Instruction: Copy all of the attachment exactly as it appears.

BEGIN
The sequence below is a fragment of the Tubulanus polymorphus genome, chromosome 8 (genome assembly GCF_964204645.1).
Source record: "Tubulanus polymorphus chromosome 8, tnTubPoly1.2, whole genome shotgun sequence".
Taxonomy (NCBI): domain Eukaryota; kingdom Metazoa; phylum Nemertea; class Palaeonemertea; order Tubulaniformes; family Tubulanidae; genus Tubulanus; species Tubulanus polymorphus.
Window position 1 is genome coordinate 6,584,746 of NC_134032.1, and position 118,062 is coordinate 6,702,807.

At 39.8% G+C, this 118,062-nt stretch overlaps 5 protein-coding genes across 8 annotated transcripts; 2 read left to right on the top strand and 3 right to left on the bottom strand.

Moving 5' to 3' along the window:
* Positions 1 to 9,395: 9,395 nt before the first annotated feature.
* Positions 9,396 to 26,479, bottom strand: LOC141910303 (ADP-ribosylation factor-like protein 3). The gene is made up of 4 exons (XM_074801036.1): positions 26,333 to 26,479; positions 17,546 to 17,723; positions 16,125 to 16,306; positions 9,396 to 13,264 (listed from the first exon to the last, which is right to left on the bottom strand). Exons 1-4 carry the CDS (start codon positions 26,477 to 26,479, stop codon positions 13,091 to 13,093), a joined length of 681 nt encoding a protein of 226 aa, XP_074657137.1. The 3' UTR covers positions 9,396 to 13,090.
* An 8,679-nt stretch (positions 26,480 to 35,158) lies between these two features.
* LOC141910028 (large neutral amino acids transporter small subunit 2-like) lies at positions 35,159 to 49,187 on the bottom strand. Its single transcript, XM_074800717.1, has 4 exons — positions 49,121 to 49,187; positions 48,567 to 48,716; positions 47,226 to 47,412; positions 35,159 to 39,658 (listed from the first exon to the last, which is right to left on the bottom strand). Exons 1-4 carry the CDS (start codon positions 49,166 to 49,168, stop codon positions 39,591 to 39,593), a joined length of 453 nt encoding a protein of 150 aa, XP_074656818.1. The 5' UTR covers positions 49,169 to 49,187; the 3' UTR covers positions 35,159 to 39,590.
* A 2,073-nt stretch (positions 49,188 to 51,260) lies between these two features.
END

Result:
The sequence below is a fragment of the Tubulanus polymorphus genome, chromosome 8 (genome assembly GCF_964204645.1).
Source record: "Tubulanus polymorphus chromosome 8, tnTubPoly1.2, whole genome shotgun sequence".
Taxonomy (NCBI): domain Eukaryota; kingdom Metazoa; phylum Nemertea; class Palaeonemertea; order Tubulaniformes; family Tubulanidae; genus Tubulanus; species Tubulanus polymorphus.
Window position 1 is genome coordinate 6,584,746 of NC_134032.1, and position 118,062 is coordinate 6,702,807.

At 39.8% G+C, this 118,062-nt stretch overlaps 5 protein-coding genes across 8 annotated transcripts; 2 read left to right on the top strand and 3 right to left on the bottom strand.

Moving 5' to 3' along the window:
* Positions 1 to 9,395: 9,395 nt before the first annotated feature.
* Positions 9,396 to 26,479, bottom strand: LOC141910303 (ADP-ribosylation factor-like protein 3). The gene is made up of 4 exons (XM_074801036.1): positions 26,333 to 26,479; positions 17,546 to 17,723; positions 16,125 to 16,306; positions 9,396 to 13,264 (listed from the first exon to the last, which is right to left on the bottom strand). Exons 1-4 carry the CDS (start codon positions 26,477 to 26,479, stop codon positions 13,091 to 13,093), a joined length of 681 nt encoding a protein of 226 aa, XP_074657137.1. The 3' UTR covers positions 9,396 to 13,090.
* An 8,679-nt stretch (positions 26,480 to 35,158) lies between these two features.
* LOC141910028 (large neutral amino acids transporter small subunit 2-like) lies at positions 35,159 to 49,187 on the bottom strand. Its single transcript, XM_074800717.1, has 4 exons — positions 49,121 to 49,187; positions 48,567 to 48,716; positions 47,226 to 47,412; positions 35,159 to 39,658 (listed from the first exon to the last, which is right to left on the bottom strand). Exons 1-4 carry the CDS (start codon positions 49,166 to 49,168, stop codon positions 39,591 to 39,593), a joined length of 453 nt encoding a protein of 150 aa, XP_074656818.1. The 5' UTR covers positions 49,169 to 49,187; the 3' UTR covers positions 35,159 to 39,590.
* A 2,073-nt stretch (positions 49,188 to 51,260) lies between these two features.